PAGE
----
A contemporary report on the Battle of Trenton (1776)

washington battle of trenton
Leutze’s 1851 painting depicts Washington crossing the Delaware at Trenton
The Battle of Trenton was a small but significant battle in the American Revolutionary War, fought in the early hours of December 26th 1776. Trenton, a small town on the New York-Pennsylvania border, was occupied by four regiments of Hessian soldiers commanded by Colonel Johann Rall. The Hessians were experienced, battle-hardened soldiers, while the Continental Army had endured a miserable few months and was at risk of dissolving completely. Facing disaster, George Washington decided to launch a surprise attack on Trenton to restore the morale of his men. He chose December 26th, the day after Christmas, when many of the Hessians were likely to be drunk or hungover. Washington’s plan was aided by the brash and overconfident Rall, who chose not to erect perimeter defences around the town. This report from New Hampshire’s Freeman’s Journal, dated January 21st 1777, gives a contemporary view of the battle:

“General Washington, finding it absolutely necessary to rouse the spirits of the army, which have been sorely depressed by the long series of disasters… for almost the whole month, resolved to attempt surprising a considerable body of Hessians quartered at Trenton, consisting of about 1,900 [men], and a detachment of British light horse. The plan was as spiritedly executed as it was judiciously concerted [and answered] the warmest expectations of its projectors.

Yesterday morning, orders were given for a large part of the army to have three day’s provisions ready cooked, and 40 rounds a man, and to be ready to march by three o’clock in the afternoon. Accordingly, the farthest brigades marched by two o’clock. About 11 o’clock at night it began snowing and continued so until daybreak, when a most violent northeast storm came on, of snow, rain and hail together.

Earlier, the American army, which did not exceed 2,400 men, crossed the Delaware [River] with several companies of artillery and 13 field pieces and formed in two divisions: one commanded by General Greene, the other by General Sullivan and the whole by General Washington. The attack began about seven o’clock [with] the vanguard of Sullivan’s division, who attacked the Hessians’ advanced guard, about a mile from the town. These they soon drove [back and] the whole pushed with the utmost vigour for the town, which they immediately entered. General Greene’s division attacked the town on the other side at the same time.

The Hessians did as much as could be expected from people so surprised, but the impetuosity of our men was irresistible. Fifteen minutes decided the action and the enemy threw down their arms and surrendered [as] prisoners of war. They consisted of three regiments of grenadiers and fusileers and were equal to any troops the Prince of Hesse could boast of. The troop of British dragoons [cavalry soldiers], without waiting to be charged, scampered off with the utmost expedition. [Had] the brigade under Colonel Ewing have landed below the town, as was intended, the light horse must inevitably have been taken, as well as a considerable number of the Hessians who got off. But the violence of the wind… and the quantity of the ice was so great that he found it impossible to cross [the river].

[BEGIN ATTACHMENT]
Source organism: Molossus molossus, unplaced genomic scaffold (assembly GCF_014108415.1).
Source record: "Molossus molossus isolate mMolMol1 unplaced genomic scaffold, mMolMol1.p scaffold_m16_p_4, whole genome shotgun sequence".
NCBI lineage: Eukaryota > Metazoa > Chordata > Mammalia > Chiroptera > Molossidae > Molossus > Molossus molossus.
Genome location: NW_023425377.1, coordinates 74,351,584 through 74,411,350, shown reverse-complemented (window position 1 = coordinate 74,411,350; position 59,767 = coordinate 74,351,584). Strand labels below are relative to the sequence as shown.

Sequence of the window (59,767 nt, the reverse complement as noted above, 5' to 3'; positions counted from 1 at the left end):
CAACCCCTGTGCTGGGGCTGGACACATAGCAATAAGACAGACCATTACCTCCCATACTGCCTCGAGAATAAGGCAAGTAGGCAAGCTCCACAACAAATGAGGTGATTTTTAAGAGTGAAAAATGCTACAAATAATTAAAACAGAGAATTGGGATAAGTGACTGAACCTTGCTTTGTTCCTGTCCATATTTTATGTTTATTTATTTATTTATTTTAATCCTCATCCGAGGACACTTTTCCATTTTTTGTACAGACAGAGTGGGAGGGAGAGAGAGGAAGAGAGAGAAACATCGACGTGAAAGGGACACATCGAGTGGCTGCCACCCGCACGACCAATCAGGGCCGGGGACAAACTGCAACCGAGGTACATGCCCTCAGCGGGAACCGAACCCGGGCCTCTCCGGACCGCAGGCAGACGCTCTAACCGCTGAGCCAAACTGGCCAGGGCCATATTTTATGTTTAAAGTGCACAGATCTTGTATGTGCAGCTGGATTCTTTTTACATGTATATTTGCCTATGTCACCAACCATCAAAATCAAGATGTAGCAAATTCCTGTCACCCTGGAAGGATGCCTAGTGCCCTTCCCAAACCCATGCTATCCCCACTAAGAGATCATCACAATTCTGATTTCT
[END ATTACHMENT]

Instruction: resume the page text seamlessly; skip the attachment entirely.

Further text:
Our success, though not complete, was great. The men behaved with the utmost bravery. Finding that their guns did not generally go off, owing to their having been exposed to the snow and rain for six hours, they charged bayonets and with three cheers, rushed like bloodhounds upon the Hessians who, astonished at their fury, fled or threw down their arms. It was owing to the ardour of the attack that so little blood was shed. The army returned the same day and, notwithstanding a continual pelting for 12 hours of a most violent rain, hail and snowstorm, we had only two men frozen to death. Luckily they found some hogsheads of rum at Trenton, large draughts of which alone preserved the lives of many.

The soldiers behaved exceedingly well with respect to plundering, considering they were animated by revenge for past insults, exasperated by the injuries done their messmates taken at Fort Washington and animated by every incentive that could work upon the license of a successful army. The general [Washington] gave the Hessians all their baggage and they have since gone to the western counties of Pennsylvania with their packs unsearched. They were amazed at the generosity of the general, so opposite to their own conduct, and call him a very good rebel. The enemy who lay at Bordentown soon had the alarm [and] in the evening marched off, leaving us to take possession of Bordentown, Mount Holly and Burlington.”

Their defeat at Hessian called into question the much-feared reputation of the Hessian soldiers serving in America. The American press seized every opportunity to mock and ridicule the lack of fight displayed at Trenton. This short piece of doggerel also appeared in the Freeman’s Journal on February 11th 1777:

“The man who submits without striking a blow
May be said, in a sense, no danger to know
I pray then, what harm, by the humble submission
At Trenton was done to the standard of Hessian?”